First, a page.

Rewire is a really valuable tool that's now available to users of just about every DAW out there. It acts as a virtual pipeline sending audio, MIDI and even sync data between any number of applications.
As there are so many applications that support Rewire I have decided to demonstrate it's use with some of the most popular titles, namely Logic, Reason and Live. If you use a different DAW do not despair as the set up is extremely similar from program to program and this will certainly get you moving in the right direction.
When using applications in Rewire mode it's very important you grasp the basic concept of masters and slaves. One application will act as the Rewire master while all other application being used will become the slaves.
The status of your applications will be decided by which order they are opened in. The application that is opened first will automatically become your Rewire master, any app opened subsequently will become a slave.
The master application will essentially act in the same way as you would expect with its master outputs being fed to the normal destination. CPU usage, transport and BPM info will also be displayed in the usual way.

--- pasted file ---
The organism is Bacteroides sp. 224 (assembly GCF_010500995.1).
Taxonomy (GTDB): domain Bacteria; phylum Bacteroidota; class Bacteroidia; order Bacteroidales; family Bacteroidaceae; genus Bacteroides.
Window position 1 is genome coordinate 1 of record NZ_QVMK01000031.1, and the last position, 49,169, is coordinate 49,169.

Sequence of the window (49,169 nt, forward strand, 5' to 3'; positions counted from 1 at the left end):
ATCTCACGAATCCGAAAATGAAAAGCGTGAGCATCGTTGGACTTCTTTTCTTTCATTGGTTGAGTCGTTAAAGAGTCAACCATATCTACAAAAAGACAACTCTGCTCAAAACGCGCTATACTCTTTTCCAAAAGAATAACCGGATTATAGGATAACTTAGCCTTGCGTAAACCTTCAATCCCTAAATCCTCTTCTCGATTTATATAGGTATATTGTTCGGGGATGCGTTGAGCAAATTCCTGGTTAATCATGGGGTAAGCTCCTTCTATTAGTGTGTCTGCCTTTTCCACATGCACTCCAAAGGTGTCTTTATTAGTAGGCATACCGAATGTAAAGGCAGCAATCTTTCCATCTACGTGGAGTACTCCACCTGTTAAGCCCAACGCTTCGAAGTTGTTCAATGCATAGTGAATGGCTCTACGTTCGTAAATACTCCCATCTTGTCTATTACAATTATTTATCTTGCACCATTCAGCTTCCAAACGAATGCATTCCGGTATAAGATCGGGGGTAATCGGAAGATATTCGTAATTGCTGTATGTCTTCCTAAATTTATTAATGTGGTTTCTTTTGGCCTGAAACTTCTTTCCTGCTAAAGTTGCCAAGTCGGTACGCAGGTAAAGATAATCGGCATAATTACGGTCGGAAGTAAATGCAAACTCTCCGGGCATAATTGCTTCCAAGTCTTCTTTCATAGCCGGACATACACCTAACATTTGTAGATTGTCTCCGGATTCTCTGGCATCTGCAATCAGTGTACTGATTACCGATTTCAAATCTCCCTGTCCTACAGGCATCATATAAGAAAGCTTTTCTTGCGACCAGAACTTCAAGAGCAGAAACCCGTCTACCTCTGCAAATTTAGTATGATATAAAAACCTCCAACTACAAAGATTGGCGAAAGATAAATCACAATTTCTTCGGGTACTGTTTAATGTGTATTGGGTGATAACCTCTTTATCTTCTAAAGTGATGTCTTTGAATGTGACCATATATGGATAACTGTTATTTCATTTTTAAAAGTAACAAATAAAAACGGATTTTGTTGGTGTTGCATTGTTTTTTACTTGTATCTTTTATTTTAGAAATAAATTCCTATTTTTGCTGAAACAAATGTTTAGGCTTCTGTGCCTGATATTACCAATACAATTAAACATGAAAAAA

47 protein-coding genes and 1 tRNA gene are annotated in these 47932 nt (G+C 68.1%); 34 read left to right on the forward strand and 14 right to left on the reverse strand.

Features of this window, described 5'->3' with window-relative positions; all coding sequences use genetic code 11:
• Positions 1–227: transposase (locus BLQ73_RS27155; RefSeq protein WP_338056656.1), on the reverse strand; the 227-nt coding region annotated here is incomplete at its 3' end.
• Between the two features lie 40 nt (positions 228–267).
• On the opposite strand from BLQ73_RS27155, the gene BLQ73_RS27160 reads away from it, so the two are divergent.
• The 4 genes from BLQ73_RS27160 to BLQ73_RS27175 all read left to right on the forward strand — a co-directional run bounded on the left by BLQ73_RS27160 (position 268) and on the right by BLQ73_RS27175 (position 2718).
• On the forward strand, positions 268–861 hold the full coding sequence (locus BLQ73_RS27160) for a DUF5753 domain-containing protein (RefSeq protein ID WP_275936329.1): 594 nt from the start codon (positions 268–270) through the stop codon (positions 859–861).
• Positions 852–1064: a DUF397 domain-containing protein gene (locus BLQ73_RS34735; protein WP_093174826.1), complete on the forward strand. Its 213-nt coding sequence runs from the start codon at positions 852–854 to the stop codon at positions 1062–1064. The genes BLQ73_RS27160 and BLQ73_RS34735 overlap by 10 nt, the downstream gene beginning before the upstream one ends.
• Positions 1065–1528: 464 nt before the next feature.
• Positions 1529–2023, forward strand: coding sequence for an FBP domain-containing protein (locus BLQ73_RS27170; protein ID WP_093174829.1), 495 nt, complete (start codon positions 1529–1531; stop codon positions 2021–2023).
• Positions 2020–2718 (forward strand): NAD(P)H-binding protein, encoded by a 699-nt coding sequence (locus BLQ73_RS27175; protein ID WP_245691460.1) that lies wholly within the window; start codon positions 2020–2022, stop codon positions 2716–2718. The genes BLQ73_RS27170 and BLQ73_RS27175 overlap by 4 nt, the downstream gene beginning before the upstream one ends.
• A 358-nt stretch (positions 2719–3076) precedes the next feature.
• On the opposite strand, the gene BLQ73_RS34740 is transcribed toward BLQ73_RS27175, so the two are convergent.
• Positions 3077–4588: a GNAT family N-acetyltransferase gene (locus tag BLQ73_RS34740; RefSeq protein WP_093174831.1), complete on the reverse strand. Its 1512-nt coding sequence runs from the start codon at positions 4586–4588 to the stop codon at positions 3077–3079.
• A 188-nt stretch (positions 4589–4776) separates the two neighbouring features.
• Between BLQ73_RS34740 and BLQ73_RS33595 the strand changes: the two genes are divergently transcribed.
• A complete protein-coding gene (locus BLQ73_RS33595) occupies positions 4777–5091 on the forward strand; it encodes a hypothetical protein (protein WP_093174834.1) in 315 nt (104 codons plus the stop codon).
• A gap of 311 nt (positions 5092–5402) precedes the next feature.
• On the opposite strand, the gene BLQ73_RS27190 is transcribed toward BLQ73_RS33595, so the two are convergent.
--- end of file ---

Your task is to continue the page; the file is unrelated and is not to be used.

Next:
A slave application will take any transport based info from the master and will only be able to send it's audio through the master application. The slave application's CPU usage will also be deployed in the master applications CPU meter.
It's worth remembering here that you will also have to close your applications in the reverse order to which you opened them in. Some apps will actually not allow you to close them before Rewire slaves are shut down.
With our Rewire applications open (in this case Logic and Reason), we can begin to make the connections needed to allow audio and other data to flow between them. We'll start by setting up the input for incoming audio in the Rewire master (Logic Pro).
Logic uses auxiliary channels to bring in any external audio and this includes Rewire audio. To create a fresh 'Aux' channel go to the mixer and press the plus (+) icon that resides on the very left hand side.
Now we have our inputs set up we just need to move to the slave application and complete the connection. When using Reason all these connections are made in the hardware interface area.
There are actually 64 audio outputs that can be utilized in Reason 5. This is pretty impressive and could essentially accommodate 32 full stereo audio streams. This should cater for even the most demanding projects.
We need to use the first two outputs, which should now be lit green to show they are active and available. Usually the first mixer, device or mastering Combinator will be connected to these outputs by default. Be sure to double check this though and also ensure your master outs are properly connected.
You have now made the audio connection between your two applications and any connected device in Reason should now be heard and the incoming level should be displayed in your new auxiliary channel in Logic.